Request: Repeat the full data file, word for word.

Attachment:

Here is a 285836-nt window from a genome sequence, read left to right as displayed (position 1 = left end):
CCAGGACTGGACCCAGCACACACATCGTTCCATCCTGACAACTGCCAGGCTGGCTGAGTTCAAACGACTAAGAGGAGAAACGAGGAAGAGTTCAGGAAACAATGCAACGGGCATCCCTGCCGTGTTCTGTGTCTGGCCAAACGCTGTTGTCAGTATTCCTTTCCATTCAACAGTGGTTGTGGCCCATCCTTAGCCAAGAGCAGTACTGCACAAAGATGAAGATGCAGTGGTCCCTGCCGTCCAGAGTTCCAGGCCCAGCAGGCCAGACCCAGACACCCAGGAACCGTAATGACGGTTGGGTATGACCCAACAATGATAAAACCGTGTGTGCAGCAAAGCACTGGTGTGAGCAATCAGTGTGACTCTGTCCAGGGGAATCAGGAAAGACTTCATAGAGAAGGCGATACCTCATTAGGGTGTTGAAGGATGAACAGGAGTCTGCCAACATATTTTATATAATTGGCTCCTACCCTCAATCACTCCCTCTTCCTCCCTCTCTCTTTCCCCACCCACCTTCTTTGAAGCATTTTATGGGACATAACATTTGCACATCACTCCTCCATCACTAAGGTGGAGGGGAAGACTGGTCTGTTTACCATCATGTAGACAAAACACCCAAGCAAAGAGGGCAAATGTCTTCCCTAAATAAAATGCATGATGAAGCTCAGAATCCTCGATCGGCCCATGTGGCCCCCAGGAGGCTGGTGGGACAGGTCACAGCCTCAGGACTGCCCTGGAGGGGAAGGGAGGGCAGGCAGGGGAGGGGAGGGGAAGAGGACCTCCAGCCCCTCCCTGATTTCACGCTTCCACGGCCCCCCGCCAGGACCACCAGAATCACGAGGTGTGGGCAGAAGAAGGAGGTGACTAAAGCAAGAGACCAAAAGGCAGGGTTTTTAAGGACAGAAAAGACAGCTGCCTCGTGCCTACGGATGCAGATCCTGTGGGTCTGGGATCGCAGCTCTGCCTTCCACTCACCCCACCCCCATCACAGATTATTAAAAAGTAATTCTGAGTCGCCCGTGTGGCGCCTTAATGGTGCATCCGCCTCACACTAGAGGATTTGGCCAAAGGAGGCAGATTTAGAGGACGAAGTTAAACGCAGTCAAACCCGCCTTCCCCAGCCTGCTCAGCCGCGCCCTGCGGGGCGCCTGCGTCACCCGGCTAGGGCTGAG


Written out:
Here is a 285836-nt window from a genome sequence, read left to right as displayed (position 1 = left end):
CCAGGACTGGACCCAGCACACACATCGTTCCATCCTGACAACTGCCAGGCTGGCTGAGTTCAAACGACTAAGAGGAGAAACGAGGAAGAGTTCAGGAAACAATGCAACGGGCATCCCTGCCGTGTTCTGTGTCTGGCCAAACGCTGTTGTCAGTATTCCTTTCCATTCAACAGTGGTTGTGGCCCATCCTTAGCCAAGAGCAGTACTGCACAAAGATGAAGATGCAGTGGTCCCTGCCGTCCAGAGTTCCAGGCCCAGCAGGCCAGACCCAGACACCCAGGAACCGTAATGACGGTTGGGTATGACCCAACAATGATAAAACCGTGTGTGCAGCAAAGCACTGGTGTGAGCAATCAGTGTGACTCTGTCCAGGGGAATCAGGAAAGACTTCATAGAGAAGGCGATACCTCATTAGGGTGTTGAAGGATGAACAGGAGTCTGCCAACATATTTTATATAATTGGCTCCTACCCTCAATCACTCCCTCTTCCTCCCTCTCTCTTTCCCCACCCACCTTCTTTGAAGCATTTTATGGGACATAACATTTGCACATCACTCCTCCATCACTAAGGTGGAGGGGAAGACTGGTCTGTTTACCATCATGTAGACAAAACACCCAAGCAAAGAGGGCAAATGTCTTCCCTAAATAAAATGCATGATGAAGCTCAGAATCCTCGATCGGCCCATGTGGCCCCCAGGAGGCTGGTGGGACAGGTCACAGCCTCAGGACTGCCCTGGAGGGGAAGGGAGGGCAGGCAGGGGAGGGGAGGGGAAGAGGACCTCCAGCCCCTCCCTGATTTCACGCTTCCACGGCCCCCCGCCAGGACCACCAGAATCACGAGGTGTGGGCAGAAGAAGGAGGTGACTAAAGCAAGAGACCAAAAGGCAGGGTTTTTAAGGACAGAAAAGACAGCTGCCTCGTGCCTACGGATGCAGATCCTGTGGGTCTGGGATCGCAGCTCTGCCTTCCACTCACCCCACCCCCATCACAGATTATTAAAAAGTAATTCTGAGTCGCCCGTGTGGCGCCTTAATGGTGCATCCGCCTCACACTAGAGGATTTGGCCAAAGGAGGCAGATTTAGAGGACGAAGTTAAACGCAGTCAAACCCGCCTTCCCCAGCCTGCTCAGCCGCGCCCTGCGGGGCGCCTGCGTCACCCGGCTAGGGCTGAG